On this day in Labor History the year as 1982.
That Tuesday the National Football League players ended their fifty-seven-day strike.
The league scrambled to get the new season going, scheduling games for that very next Sunday.
The shortened nine-game season included two games played before the walkout, and the rest after the strike ended.
The biggest issue that lead to the strike was pay.
The NFL had seen a surge in television revenue with a new five-year contract worth $2.1 billion.
The players asked for 55% of the leagues’ growing profits.
The players’ association also wanted a minimum pay scale based on years of service, and improved health and retirement benefits.
The owners flatly refused.
On September 20, the Green Bay Packers beat the New York Giants in a Monday Night Football game.
The next day the New York Daily News reported, “For the first time in its 63-year history, labor troubles will throw the NFL for a loss. By a unanimous vote of its executive committee, the league’s Players Association yesterday voted to call a strike.”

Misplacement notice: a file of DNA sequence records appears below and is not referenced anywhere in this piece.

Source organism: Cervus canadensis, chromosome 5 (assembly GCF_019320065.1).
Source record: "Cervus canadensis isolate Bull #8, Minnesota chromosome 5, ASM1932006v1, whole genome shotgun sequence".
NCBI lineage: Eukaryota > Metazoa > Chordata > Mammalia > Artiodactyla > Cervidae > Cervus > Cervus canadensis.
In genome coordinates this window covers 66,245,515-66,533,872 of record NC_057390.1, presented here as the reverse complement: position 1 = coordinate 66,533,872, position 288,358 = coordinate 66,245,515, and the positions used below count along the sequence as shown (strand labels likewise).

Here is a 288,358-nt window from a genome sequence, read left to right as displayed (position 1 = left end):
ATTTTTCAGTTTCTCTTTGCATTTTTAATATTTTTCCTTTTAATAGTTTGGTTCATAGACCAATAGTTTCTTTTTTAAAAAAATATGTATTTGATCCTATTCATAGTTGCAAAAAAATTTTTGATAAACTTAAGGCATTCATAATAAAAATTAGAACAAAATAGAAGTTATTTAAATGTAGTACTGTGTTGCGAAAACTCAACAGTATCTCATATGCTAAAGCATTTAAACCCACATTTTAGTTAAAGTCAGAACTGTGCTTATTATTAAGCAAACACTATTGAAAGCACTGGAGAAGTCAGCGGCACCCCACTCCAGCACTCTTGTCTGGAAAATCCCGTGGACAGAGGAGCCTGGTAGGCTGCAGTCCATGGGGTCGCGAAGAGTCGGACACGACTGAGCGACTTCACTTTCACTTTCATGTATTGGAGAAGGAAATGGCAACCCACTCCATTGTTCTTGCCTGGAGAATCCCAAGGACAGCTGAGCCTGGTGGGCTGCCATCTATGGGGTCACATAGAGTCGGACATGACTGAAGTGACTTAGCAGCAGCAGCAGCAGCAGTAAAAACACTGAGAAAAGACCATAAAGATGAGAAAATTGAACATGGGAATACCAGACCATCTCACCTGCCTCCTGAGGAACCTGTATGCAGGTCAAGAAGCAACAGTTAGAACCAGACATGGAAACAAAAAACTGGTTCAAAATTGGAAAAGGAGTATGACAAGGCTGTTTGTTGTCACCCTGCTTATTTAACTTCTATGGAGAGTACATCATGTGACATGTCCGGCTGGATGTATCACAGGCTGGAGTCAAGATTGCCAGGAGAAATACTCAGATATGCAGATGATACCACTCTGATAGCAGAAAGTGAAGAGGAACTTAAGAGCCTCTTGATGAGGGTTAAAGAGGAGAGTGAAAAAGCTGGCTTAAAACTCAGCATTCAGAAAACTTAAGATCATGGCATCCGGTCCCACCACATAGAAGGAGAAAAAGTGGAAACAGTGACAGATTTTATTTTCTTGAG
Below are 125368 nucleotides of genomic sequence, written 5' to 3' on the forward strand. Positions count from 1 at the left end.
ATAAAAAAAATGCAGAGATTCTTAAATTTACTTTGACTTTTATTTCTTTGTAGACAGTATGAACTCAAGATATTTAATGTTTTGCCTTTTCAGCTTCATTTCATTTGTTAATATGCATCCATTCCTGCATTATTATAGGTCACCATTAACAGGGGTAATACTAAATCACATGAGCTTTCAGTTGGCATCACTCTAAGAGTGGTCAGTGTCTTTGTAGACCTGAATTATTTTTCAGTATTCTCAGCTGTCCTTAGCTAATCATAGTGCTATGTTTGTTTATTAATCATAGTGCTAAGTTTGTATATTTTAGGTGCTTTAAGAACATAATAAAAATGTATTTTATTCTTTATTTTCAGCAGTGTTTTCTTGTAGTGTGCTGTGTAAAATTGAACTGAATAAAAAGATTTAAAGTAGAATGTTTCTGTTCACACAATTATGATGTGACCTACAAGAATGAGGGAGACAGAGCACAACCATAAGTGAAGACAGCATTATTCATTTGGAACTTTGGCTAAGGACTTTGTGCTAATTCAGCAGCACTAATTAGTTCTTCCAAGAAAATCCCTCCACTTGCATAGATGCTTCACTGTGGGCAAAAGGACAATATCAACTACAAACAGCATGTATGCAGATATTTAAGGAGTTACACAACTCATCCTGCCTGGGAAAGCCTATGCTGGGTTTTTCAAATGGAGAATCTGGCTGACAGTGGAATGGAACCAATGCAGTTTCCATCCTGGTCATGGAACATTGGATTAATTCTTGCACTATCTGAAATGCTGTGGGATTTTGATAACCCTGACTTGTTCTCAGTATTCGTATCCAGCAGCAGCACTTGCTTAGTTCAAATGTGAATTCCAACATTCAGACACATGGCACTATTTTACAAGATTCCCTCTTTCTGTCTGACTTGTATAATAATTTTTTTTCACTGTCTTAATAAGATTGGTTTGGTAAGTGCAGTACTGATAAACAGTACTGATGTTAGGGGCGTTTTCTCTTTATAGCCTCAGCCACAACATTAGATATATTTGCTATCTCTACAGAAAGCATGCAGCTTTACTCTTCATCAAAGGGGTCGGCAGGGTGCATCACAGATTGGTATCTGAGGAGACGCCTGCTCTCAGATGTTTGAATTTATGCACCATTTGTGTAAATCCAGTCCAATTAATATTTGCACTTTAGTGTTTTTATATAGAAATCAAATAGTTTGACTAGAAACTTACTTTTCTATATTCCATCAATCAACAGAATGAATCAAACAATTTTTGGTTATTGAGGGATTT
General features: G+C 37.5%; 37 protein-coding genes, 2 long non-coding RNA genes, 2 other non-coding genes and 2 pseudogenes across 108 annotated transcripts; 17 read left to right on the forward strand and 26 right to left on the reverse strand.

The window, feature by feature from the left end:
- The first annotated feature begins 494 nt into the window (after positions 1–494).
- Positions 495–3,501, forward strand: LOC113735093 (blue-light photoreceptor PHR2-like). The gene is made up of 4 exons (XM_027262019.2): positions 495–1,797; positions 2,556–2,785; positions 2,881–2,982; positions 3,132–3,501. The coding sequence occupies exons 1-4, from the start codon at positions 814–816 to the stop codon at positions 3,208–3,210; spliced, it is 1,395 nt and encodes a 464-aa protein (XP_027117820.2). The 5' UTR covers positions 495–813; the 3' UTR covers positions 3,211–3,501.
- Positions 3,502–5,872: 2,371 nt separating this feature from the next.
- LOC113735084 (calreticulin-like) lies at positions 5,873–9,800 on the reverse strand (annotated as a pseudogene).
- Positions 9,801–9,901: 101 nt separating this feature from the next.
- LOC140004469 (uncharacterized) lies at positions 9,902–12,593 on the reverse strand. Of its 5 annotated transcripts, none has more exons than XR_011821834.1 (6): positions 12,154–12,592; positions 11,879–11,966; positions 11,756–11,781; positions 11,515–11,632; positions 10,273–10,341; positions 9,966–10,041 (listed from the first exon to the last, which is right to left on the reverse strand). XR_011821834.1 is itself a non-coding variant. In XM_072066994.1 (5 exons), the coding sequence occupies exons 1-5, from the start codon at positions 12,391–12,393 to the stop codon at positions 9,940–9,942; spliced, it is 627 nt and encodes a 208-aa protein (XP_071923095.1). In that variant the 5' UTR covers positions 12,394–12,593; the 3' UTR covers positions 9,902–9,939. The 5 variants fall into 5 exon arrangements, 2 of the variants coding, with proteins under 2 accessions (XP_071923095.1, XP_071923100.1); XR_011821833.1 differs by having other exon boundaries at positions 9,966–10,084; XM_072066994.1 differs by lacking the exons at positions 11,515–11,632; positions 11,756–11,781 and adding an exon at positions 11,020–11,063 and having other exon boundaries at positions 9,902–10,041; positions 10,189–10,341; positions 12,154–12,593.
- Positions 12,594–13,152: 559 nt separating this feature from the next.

The article continued by writing, “The players stressed that they had been forced to call the strike in frustration over what they termed management’s twin failures to take them seriously and to bargain in good faith.”
Sports Illustrated summed up fan sentiments about the strike with a cover headline reading pffffft! over the image of a deflated football.
Finally, the two sides came to an agreement.
The players won raises, bonuses based on years in the league, and severance packages for retiring players.
But the gains were far below the union’s goals.
Bitterness lingered, and five years later the players would be on strike again.